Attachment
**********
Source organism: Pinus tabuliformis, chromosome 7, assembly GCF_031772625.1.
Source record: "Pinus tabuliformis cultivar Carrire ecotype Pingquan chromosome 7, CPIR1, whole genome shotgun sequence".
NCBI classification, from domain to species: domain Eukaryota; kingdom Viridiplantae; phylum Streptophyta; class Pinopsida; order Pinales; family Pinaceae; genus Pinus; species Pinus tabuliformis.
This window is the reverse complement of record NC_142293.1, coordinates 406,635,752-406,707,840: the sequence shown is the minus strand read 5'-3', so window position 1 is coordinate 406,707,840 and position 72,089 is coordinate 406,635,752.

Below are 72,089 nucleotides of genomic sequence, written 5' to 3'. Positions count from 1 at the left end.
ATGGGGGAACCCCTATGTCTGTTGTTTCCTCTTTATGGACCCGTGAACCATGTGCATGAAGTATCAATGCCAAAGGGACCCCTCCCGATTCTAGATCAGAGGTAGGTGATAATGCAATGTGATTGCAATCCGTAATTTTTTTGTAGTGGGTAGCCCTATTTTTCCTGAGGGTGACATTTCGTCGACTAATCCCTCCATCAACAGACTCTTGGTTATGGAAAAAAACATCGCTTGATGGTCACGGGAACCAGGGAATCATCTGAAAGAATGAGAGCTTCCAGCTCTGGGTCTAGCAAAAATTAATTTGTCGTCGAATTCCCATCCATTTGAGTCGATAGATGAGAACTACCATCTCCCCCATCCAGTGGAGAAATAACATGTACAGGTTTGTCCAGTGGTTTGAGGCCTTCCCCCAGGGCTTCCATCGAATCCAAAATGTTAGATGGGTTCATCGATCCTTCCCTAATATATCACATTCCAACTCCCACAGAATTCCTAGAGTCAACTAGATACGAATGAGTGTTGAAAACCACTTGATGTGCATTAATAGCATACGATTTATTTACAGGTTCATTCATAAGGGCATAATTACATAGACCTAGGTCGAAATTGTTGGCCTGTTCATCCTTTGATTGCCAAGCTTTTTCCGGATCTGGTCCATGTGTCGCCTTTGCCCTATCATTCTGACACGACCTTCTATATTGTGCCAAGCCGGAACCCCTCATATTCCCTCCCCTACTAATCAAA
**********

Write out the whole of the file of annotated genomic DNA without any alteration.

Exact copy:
Source organism: Pinus tabuliformis, chromosome 7, assembly GCF_031772625.1.
Source record: "Pinus tabuliformis cultivar Carrire ecotype Pingquan chromosome 7, CPIR1, whole genome shotgun sequence".
NCBI classification, from domain to species: domain Eukaryota; kingdom Viridiplantae; phylum Streptophyta; class Pinopsida; order Pinales; family Pinaceae; genus Pinus; species Pinus tabuliformis.
This window is the reverse complement of record NC_142293.1, coordinates 406,635,752-406,707,840: the sequence shown is the minus strand read 5'-3', so window position 1 is coordinate 406,707,840 and position 72,089 is coordinate 406,635,752.

Below are 72,089 nucleotides of genomic sequence, written 5' to 3'. Positions count from 1 at the left end.
ATGGGGGAACCCCTATGTCTGTTGTTTCCTCTTTATGGACCCGTGAACCATGTGCATGAAGTATCAATGCCAAAGGGACCCCTCCCGATTCTAGATCAGAGGTAGGTGATAATGCAATGTGATTGCAATCCGTAATTTTTTTGTAGTGGGTAGCCCTATTTTTCCTGAGGGTGACATTTCGTCGACTAATCCCTCCATCAACAGACTCTTGGTTATGGAAAAAAACATCGCTTGATGGTCACGGGAACCAGGGAATCATCTGAAAGAATGAGAGCTTCCAGCTCTGGGTCTAGCAAAAATTAATTTGTCGTCGAATTCCCATCCATTTGAGTCGATAGATGAGAACTACCATCTCCCCCATCCAGTGGAGAAATAACATGTACAGGTTTGTCCAGTGGTTTGAGGCCTTCCCCCAGGGCTTCCATCGAATCCAAAATGTTAGATGGGTTCATCGATCCTTCCCTAATATATCACATTCCAACTCCCACAGAATTCCTAGAGTCAACTAGATACGAATGAGTGTTGAAAACCACTTGATGTGCATTAATAGCATACGATTTATTTACAGGTTCATTCATAAGGGCATAATTACATAGACCTAGGTCGAAATTGTTGGCCTGTTCATCCTTTGATTGCCAAGCTTTTTCCGGATCTGGTCCATGTGTCGCCTTTGCCCTATCATTCTGACACGACCTTCTATATTGTGCCAAGCCGGAACCCCTCATATTCCCTCCCCTACTAATCAAA